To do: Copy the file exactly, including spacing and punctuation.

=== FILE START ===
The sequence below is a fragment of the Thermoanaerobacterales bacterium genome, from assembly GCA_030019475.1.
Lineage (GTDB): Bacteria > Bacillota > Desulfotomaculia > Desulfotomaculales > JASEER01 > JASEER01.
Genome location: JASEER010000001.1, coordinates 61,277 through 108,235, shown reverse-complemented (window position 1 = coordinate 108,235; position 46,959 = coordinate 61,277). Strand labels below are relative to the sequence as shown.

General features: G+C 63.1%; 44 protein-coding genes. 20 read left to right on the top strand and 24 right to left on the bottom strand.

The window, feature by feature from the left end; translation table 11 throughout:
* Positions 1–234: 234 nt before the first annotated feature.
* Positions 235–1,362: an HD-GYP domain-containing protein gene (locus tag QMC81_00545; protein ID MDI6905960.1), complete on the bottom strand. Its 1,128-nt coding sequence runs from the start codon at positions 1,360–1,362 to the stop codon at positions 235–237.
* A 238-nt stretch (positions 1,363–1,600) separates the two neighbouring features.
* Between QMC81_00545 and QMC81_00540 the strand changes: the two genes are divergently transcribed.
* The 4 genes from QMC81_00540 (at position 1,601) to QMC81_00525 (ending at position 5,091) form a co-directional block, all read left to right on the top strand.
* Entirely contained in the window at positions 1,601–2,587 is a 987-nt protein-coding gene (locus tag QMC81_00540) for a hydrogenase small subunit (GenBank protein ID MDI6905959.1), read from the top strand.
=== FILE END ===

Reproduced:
The sequence below is a fragment of the Thermoanaerobacterales bacterium genome, from assembly GCA_030019475.1.
Lineage (GTDB): Bacteria > Bacillota > Desulfotomaculia > Desulfotomaculales > JASEER01 > JASEER01.
Genome location: JASEER010000001.1, coordinates 61,277 through 108,235, shown reverse-complemented (window position 1 = coordinate 108,235; position 46,959 = coordinate 61,277). Strand labels below are relative to the sequence as shown.

General features: G+C 63.1%; 44 protein-coding genes. 20 read left to right on the top strand and 24 right to left on the bottom strand.

The window, feature by feature from the left end; translation table 11 throughout:
* Positions 1–234: 234 nt before the first annotated feature.
* Positions 235–1,362: an HD-GYP domain-containing protein gene (locus tag QMC81_00545; protein ID MDI6905960.1), complete on the bottom strand. Its 1,128-nt coding sequence runs from the start codon at positions 1,360–1,362 to the stop codon at positions 235–237.
* A 238-nt stretch (positions 1,363–1,600) separates the two neighbouring features.
* Between QMC81_00545 and QMC81_00540 the strand changes: the two genes are divergently transcribed.
* The 4 genes from QMC81_00540 (at position 1,601) to QMC81_00525 (ending at position 5,091) form a co-directional block, all read left to right on the top strand.
* Entirely contained in the window at positions 1,601–2,587 is a 987-nt protein-coding gene (locus tag QMC81_00540) for a hydrogenase small subunit (GenBank protein ID MDI6905959.1), read from the top strand.